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July 13 update
Last month, we found out that over 1 million stimulus payments were sent out to deceased individuals — an amount that totaled to nearly $1.4 billion.
The IRS published guidelines for what people can do if they received funds addressed to deceased individuals.
But now, the IRS has gone a step further and is canceling the stimulus checks that were sent out to people no longer alive.
“The cancellation of uncashed checks is part of this process,” the IRS said. “BFS has cancelled outstanding Economic Impact Payment (EIP) checks issued to recipients who may not be eligible, including those who may be deceased.”
The mistake happened because systems utilized by the IRS were not properly synced with others.
So hopefully if and when a second round of stimulus checks comes, this mistake will not happen again.
Keep in mind that if you receive a check that is addressed to you but the amount is for more than you believe you are eligible for, you are entitled to cash that check since that is considered a clerical error by the IRS.
As reported by MarketWatch, “An important provision of the [Coronavirus Aid, Relief, and Economic Security] act, as it relates to these checks, is that if the IRS sends you too much money, you do not need to pay it back. It is considered a clerical or math error on behalf of the IRS.”
The problem is just when a check is not made out to you or to someone not living.
June 25 update
We already knew that the the IRS erroneously issued out some stimulus payments to deceased taxpayers.
There was an entire controversy around it were the IRS was reportedly expecting individuals to send those checks back but those individuals were not sure what to do at the time (we now know what to do).
Well, it turns out that the government sent out over 1 million payments to deceased individuals and the total value of these payments was nearly $1.4 billion!
On the one hand, you have to give the federal government credit for issuing out stimulus checks very quickly.
Yes, it is true that not everybody received their checks in a timely fashion and I have seen lots of comments from people who have been left out.
But the majority of eligible Americans received their stimulus checks relatively quickly.
But that efficiency came at the cost of sending out over $1 billion worth of checks to people not living so there was a substantial price to pay.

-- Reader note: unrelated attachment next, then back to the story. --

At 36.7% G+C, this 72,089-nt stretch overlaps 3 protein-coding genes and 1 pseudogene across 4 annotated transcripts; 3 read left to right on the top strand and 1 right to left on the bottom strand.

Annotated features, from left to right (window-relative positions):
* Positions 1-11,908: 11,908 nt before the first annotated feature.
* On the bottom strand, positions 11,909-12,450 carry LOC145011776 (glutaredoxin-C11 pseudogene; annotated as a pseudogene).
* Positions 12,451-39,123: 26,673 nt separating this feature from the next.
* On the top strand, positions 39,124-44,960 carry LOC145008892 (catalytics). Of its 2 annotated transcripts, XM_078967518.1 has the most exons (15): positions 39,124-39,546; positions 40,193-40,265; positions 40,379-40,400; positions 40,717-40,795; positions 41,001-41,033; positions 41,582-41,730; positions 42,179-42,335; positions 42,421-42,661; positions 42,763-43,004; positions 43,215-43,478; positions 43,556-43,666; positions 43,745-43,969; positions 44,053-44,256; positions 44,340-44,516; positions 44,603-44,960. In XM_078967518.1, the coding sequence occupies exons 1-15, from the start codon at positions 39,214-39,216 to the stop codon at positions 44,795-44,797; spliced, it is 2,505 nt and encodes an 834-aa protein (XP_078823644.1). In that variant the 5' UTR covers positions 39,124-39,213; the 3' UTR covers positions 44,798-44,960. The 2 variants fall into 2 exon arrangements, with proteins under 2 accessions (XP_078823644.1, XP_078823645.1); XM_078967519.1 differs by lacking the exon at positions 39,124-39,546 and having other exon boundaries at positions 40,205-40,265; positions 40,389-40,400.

Hopefully, as the next round of stimulus checks goes out the IRS can avoid costly mistakes like this and more accurately send out funds to people who need them.
As to how this problem happened, it looks like it was an instance of systems not being completely linked.
The Social Security Administration (SSA) maintains a Death Master File which keeps up with deceased taxpayers.
The IRS reportedly has access to this file but the stimulus checks were issued by the Treasury Department and its Bureau of fiscal Service.
Apparently their system was not linked to the SSA’s Death Master File.
If you did erroneously receive funds, the IRS has sent out guidance on what to do.
Via Forbes they state that if you received a check via mail:
- “Simply write “Void” in the endorsement section on the back of the check.
- Mail the voided Treasury check to the appropriate IRS location listed here.
- Don’t staple, bend, or paper clip the check.
- Include a note stating the reason for returning the check.”
If you received a payment via direct deposit:
- “Submit a personal check, money order, etc., to the appropriate IRS location listed here.
- Write on the check/money order made payable to “U.S. Treasury” and write 2020EIP, and the taxpayer identification number (social security number, or individual taxpayer identification number) of the recipient of the check.
- Include a brief explanation of the reason for returning the EIP.”
I fully expected that there would be a price to pay for the speed at which the stimulus checks went out.
But the price of almost $1.5 billion is very significant.
It stings to think that those funds could’ve gone to people who really need them or to some other purpose to help the ailing economy.
Hopefully the same mistakes will be made the school around.
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Daniel Gillaspia is the Founder of UponArriving.com and creator of the credit card app, WalletFlo. He is a former attorney turned full-time credit card rewards/travel expert and has earned and redeemed millions of miles to travel the globe. Since 2014, his content has been featured in major publications such as National Geographic, Smithsonian Magazine, Forbes, CNBC, US News, and Business Insider. Find his full bio here.